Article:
Tuesday, April 18, 2006


USA Today.com posted an in-house analysis of likely changes in abortion statutes in the event Roe v. Wade is overturned:

“'Roe v. Wade': The divided states of America”


If nothing else they have a nice map…

The article does a fairly good job of stating the obvious: As a lot of us have pointed out, a Roe reversal would likely turn a single national debate into 50 state debates with various resolutions – unless, of course, the Federal Congress acts on the matter…

Several states have already passed “what if” legislation - some designed to protect abortion, others to restrict or even criminalize it. And already new, unexpected players have entered the game…

Abortion access… The new board game…

South Dakota, where abortion bans have been legislatively popular for some time, was first to test the new Supreme Court waters by recently enacting a very strict abortion ban. Soon after, the President of the Oglala Sioux Nation, Cecelia Fire Thunder, announced the Sioux will, in the event that South Dakota’s ban becomes enforceable, open it’s own Planned Parenthood clinic:

“Tribal leader rallies for abortion clinic on reservation”


This interesting development roused my curiosity…

Wikipedia provides another nice map – tribal holdings Nationwide:


What if you put them together? What if you assume the tribes respond as they have to other boneheaded moralizing bans of the larger Nation by turning them into a business opportunity? Those casinos may be sprouting a new wing or two…

Most reservations are in the west, which, according to USA Today is safely pro-choice in any event. But along with South Dakota, several states in the intermountain and plains regions are expected to enact restrictions ranging from moderate to complete.

South and west of the Dakotas, every state likely to enact bans except Texas has a significant reservation presence. Every state likely to enact restrictions except Nebraska has a significant reservation presence.

The rust belt is another stronghold of anti-abortion sentiment. Michigan and Wisconsin are likely to enact bans – but both states have numerous small reservation holdings.

Then there is the south – solidly anti-abortion according to USA Today. Florida and Mississippi have many reservations; the Carolinas, Louisiana, and Virginia have a few. And let’s not forget Jack Abramhoff’s old buddies on the Mississippi River… Floating abortion clinics, anyone???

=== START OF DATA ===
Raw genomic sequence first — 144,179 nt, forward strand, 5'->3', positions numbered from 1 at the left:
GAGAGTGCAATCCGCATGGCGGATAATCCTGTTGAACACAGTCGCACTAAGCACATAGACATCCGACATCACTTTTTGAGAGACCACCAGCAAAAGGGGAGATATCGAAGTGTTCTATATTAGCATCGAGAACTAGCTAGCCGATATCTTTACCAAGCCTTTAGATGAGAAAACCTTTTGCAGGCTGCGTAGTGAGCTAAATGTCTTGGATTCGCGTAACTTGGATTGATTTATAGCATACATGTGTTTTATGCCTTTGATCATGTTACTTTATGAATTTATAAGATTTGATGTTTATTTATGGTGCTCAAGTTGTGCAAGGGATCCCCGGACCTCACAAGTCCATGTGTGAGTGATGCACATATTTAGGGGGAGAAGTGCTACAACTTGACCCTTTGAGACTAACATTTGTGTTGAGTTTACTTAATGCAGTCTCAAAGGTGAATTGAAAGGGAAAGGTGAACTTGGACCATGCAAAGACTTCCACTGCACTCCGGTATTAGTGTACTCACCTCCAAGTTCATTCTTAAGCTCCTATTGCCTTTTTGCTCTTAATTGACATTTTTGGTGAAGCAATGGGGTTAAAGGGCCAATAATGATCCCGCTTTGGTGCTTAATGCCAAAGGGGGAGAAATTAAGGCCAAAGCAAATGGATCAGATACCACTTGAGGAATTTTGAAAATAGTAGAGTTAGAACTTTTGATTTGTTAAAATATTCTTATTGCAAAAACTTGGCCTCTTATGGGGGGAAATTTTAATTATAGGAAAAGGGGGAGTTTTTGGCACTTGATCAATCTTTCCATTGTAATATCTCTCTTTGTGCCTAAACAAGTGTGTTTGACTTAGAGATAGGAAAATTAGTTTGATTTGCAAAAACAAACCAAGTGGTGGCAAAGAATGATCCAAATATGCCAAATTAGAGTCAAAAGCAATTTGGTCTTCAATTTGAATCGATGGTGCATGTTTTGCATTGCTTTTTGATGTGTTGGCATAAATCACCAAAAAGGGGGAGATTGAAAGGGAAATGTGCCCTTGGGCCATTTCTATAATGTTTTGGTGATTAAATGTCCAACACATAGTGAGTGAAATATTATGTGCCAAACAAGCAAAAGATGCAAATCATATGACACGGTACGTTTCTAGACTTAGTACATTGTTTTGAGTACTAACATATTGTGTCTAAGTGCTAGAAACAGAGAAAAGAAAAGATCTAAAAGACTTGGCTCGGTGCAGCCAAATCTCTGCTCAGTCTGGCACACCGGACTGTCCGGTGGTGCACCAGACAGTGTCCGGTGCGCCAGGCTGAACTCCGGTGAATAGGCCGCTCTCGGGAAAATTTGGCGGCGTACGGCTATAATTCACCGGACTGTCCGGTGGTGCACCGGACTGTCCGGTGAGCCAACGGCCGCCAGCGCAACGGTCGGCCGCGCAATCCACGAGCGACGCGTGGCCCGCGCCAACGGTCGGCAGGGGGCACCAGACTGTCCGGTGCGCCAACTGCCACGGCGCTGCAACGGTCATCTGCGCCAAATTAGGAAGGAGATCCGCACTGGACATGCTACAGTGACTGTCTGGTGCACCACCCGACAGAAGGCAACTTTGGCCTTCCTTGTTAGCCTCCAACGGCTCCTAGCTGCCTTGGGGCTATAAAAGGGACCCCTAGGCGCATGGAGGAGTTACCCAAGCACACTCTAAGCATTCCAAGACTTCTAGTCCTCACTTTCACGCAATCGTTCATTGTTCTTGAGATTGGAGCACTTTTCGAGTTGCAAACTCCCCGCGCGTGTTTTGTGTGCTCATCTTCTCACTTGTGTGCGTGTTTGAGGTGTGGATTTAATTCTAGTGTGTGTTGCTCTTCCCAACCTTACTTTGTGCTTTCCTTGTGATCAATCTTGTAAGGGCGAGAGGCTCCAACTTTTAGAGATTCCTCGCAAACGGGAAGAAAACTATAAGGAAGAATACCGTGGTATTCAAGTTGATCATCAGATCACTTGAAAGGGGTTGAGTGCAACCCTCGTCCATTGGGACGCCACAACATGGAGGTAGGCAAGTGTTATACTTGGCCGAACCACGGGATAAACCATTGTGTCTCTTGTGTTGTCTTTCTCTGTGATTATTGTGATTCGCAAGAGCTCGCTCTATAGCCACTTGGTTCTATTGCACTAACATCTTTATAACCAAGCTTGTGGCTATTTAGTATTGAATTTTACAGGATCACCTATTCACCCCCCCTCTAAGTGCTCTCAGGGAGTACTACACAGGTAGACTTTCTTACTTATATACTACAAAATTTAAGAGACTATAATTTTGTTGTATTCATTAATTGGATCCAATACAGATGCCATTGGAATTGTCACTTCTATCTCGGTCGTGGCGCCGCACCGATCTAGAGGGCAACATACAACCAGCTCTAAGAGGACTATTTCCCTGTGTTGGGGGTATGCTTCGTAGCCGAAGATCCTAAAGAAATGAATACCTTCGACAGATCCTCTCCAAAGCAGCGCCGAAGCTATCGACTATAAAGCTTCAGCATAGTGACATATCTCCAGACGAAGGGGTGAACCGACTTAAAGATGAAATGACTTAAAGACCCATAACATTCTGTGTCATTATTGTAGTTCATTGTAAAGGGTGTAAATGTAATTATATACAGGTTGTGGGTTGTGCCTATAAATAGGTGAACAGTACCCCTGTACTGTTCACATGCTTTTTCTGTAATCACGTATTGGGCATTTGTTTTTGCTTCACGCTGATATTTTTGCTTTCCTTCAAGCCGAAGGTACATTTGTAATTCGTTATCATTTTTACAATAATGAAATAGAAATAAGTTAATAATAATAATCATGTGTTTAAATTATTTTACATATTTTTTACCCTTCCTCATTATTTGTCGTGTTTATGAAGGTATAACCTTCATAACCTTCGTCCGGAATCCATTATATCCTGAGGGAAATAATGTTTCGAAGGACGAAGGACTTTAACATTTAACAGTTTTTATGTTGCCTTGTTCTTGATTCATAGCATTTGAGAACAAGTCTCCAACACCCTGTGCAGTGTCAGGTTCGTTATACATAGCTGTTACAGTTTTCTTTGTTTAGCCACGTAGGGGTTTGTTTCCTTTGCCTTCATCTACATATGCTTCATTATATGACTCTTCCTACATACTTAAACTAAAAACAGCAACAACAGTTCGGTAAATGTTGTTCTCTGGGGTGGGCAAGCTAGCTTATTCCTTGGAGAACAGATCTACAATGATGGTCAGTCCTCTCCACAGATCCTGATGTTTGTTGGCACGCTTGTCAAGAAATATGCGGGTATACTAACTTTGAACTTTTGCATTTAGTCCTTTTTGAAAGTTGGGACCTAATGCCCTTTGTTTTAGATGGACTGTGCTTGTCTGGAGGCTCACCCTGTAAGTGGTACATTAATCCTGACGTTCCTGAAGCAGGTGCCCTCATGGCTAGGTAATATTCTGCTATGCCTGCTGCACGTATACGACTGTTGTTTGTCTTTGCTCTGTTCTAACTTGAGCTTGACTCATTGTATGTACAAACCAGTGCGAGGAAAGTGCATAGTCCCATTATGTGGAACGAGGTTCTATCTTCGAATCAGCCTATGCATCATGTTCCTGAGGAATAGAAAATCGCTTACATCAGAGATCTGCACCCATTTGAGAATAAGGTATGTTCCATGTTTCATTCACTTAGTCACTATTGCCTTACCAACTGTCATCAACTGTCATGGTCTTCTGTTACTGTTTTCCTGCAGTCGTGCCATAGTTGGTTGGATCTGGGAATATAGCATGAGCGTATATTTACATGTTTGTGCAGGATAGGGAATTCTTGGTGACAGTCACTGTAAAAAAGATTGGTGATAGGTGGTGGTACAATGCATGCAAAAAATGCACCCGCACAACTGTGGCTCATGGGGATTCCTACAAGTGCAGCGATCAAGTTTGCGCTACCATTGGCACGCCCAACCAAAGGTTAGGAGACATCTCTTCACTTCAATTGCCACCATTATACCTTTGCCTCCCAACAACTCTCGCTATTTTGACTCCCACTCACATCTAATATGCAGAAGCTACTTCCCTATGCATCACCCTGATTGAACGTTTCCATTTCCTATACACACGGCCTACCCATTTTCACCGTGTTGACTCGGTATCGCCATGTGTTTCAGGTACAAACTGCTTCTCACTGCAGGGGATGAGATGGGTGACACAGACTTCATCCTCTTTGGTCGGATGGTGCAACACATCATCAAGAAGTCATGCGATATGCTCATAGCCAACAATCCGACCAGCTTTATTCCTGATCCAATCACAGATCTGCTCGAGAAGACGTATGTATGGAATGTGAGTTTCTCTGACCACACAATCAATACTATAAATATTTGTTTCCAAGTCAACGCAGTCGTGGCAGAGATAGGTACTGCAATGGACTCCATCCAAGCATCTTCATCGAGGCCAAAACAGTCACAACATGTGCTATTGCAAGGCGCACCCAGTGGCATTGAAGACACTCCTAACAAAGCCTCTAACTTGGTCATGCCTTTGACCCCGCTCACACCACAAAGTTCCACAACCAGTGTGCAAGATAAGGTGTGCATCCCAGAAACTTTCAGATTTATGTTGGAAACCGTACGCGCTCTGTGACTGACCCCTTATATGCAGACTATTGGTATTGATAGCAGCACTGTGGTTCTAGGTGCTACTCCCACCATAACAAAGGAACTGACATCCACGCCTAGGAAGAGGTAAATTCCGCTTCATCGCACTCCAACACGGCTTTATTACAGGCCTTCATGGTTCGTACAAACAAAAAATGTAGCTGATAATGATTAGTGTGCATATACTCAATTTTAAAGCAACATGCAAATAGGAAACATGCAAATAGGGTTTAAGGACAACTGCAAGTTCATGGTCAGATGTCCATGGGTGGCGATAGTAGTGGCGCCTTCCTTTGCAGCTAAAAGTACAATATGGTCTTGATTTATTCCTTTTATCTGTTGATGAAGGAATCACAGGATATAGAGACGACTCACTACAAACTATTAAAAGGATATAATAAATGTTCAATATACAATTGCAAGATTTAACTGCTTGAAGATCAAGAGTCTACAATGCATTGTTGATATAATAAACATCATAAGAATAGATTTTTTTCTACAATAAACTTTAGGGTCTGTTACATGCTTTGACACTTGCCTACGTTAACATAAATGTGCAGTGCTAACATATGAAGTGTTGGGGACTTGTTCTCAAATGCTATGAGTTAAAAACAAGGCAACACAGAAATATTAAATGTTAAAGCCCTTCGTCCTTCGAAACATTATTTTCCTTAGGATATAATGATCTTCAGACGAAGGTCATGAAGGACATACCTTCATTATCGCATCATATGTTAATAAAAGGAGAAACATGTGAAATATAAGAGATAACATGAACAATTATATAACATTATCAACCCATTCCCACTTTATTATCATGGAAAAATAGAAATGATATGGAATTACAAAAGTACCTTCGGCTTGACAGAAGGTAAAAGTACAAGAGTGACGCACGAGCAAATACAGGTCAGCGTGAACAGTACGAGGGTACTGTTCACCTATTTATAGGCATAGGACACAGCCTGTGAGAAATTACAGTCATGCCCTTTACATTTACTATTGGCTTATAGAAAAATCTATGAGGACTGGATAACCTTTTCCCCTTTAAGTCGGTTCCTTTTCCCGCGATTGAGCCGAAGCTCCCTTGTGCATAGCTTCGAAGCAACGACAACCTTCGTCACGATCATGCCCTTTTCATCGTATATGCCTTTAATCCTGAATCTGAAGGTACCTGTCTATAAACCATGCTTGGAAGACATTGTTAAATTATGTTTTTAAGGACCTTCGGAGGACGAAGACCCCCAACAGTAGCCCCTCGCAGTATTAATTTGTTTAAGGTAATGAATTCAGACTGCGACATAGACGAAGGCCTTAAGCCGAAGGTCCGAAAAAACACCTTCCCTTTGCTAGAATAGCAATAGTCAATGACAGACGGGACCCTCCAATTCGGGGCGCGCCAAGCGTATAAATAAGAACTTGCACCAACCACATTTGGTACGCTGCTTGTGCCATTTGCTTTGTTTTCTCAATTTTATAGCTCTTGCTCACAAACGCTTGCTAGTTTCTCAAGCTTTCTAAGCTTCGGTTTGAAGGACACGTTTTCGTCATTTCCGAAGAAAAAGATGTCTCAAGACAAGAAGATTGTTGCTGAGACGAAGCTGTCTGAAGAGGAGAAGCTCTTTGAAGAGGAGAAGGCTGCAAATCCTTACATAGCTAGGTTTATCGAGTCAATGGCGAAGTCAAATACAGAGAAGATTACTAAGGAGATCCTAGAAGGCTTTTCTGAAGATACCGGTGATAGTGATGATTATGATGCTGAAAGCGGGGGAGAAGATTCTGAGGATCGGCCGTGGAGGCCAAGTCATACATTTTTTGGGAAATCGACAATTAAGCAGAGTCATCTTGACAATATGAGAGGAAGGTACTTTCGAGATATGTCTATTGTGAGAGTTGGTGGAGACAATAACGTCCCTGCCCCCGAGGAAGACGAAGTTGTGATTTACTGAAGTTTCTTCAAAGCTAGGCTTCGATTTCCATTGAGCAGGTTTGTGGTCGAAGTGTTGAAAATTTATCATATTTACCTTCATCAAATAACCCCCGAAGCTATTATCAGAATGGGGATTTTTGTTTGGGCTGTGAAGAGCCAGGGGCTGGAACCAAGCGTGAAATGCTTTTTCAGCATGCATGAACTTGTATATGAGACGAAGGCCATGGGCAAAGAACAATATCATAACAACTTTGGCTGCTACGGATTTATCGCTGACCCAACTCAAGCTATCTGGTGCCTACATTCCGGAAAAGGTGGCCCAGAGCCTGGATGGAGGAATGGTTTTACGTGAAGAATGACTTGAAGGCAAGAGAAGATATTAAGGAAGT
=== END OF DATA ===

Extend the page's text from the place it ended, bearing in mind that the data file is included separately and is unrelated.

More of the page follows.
A new business opportunity for the “perpetually depressed” First Americans’ economies… Clothed in social justice… Does it get any better?

Or worse, depending on your viewpoint… Jill Stanek, writing for WorldNetDaily, accuses the Sioux of abetting white supremacists in their own slaughter:

“Sioux tribe plans to scalp its own”


Downright vitriolic, Ms. Stanek is…

All of which is offered as a comment and a caution: No matter where this argument is steered and no matter by whom there will certainly be unexpected outcomes. Consider: South Dakota today only has one abortion clinic. If the State Legislature’s will becomes law, South Dakota will still have one abortion clinic… And it will be beyond the power of that legislature to affect…

But wait! Perhaps the legislature will order the South Dakota State Police to stop women at the reservation line for mandatory EPT’s!!! After all, if you really think its murder…

Expect anything, especially when government meddles in the ungovernable… Pregnant in Austin? Knocked up in Knoxville? 747 clinics, now departing Seattle with stops in all major cities! Fly OOPS Airlines, and lose your problem in flight!

You may soon be unable to separate parody from reality. And it may not be necessary…

PP, an interesting post. I am conflicted about the abortion issue, and feel that the Supreme Court decsion in Roe has prevented political accommodation and promoted polarization. Republicans have gotten a bigger political kick out of that the Dems, but we'll see what happens. I had not considered the American Indian jurisdictional issue in this at all - a definited wild card.

As for the high incidence of abortions on reservations, that like the inner city I see as a reflection of the choice of women not to give birth to babies for which there is likely to be little paternal support. The answer is to focus on strengthening the social fabric, including marriage. In both cases, the problem is lack of sufficient economic opportunities; on the reservation, a big aspect is that land is held in common so that mortgage financing and development projects are difficult.

I followed you over here from "Leaning Straight Up"; in my view his blog is misnamed.
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